The rest of the series passes like a fever-induced dream: a former rescue robot named Ajeeb (which means “weird”, which is an understatement) returns from the desert to become the main culprit, he speaks as Wall- E became Parsi’s retiree, forever naked Jackie Shrof appears as a strange cult leader, Saajan’s strict boss replaces swearing with cooing (dear “yaanu” “baby”) during her noises, the hologram of a talking bear (?) pops up unexpectedly, a mysterious billionaire named CNX is mentioned many times, Saajan takes his bits from a corpse sandwich, quoting the rule of 5 seconds, Rasika Dougal appears with not two but four pigtails, the robot Ajeeb suffers from depression and becomes a comedian in a stand, Shekhar Kapoor makes the most absurd cameo in the last memory (surpassing Rakeysh Omprakash Mehra in Dear Maya) and last but not least, Saajan turns into an animal in a VR game to search for the inventor of Ajeeb. It’s as if the whole series is an extensive joke, and the viewer is an undocumented exile. So much for his witty political metaphors. I’m sorry to tell you that I didn’t invent any of this. And this is just the tip of the iceberg (which is sinking the Titanic). The bridge between David Davan and David Lynch is so blurred that I can’t even finish this thought.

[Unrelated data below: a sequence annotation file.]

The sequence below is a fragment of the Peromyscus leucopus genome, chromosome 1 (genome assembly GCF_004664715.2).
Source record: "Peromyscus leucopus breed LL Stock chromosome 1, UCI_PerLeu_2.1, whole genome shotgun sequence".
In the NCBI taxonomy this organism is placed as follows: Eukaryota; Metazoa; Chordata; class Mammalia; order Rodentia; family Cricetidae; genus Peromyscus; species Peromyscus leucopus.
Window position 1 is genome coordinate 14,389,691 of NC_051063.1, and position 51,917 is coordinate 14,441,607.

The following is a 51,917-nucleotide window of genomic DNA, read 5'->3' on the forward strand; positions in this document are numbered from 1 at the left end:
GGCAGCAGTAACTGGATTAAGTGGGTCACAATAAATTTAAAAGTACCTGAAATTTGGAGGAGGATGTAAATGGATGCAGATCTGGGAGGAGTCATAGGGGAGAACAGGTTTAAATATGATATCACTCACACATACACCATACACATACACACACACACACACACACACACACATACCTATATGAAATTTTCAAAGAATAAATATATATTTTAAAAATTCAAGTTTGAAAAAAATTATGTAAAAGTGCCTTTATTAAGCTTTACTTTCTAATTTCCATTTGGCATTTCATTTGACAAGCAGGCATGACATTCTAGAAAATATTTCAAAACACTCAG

Worst of all OK Computer is not only untouchable, but also extravagant to crushing minds. I applaud the actors – especially presenters like Vijay Varma and Radhika Apte – for consistently pushing the envelope, but this is perhaps the worst case scenario in terms of restless ambition. It is almost tragic to feel their sincerity in a series whose novelty on paper was perhaps best limited to the pages of a graphic novel for young adults. There is so much belief in the inconsistency of the screen that I tried, I really did it to find out if it was me or the show that was defective. Maybe I was to blame. Maybe I’m the problem. Obviously, the whole experience felt like gas. I wondered how such a well-thought-out universe — robots, holograms, laws, graphics, design — could choose to adopt the discarded language of the internet skate. Why let all the hard work – to escape the genre traps, the tradition, the form, the fable – turn into a ridiculous, surreal, patronizing parody of a culture that is already a satire on itself? When did engagement become a boring job against transactions?
When creators try to have fun with science fiction and confuse a perfectly good platform, the irony of their journey is best encapsulated by a single image. Remember when the fish of Finding Nemo cunningly escaped from the dentist’s aquarium to land in the vast ocean in insulated plastic bags before one of them asked, “Now what?” No one has thought outside the immediacy of independence. This is a question OK Computer posing within the first fifteen minutes. We already know the answer. It’s not nice. Of course, I can give estimates of intent, but what if these marks become marks of execution?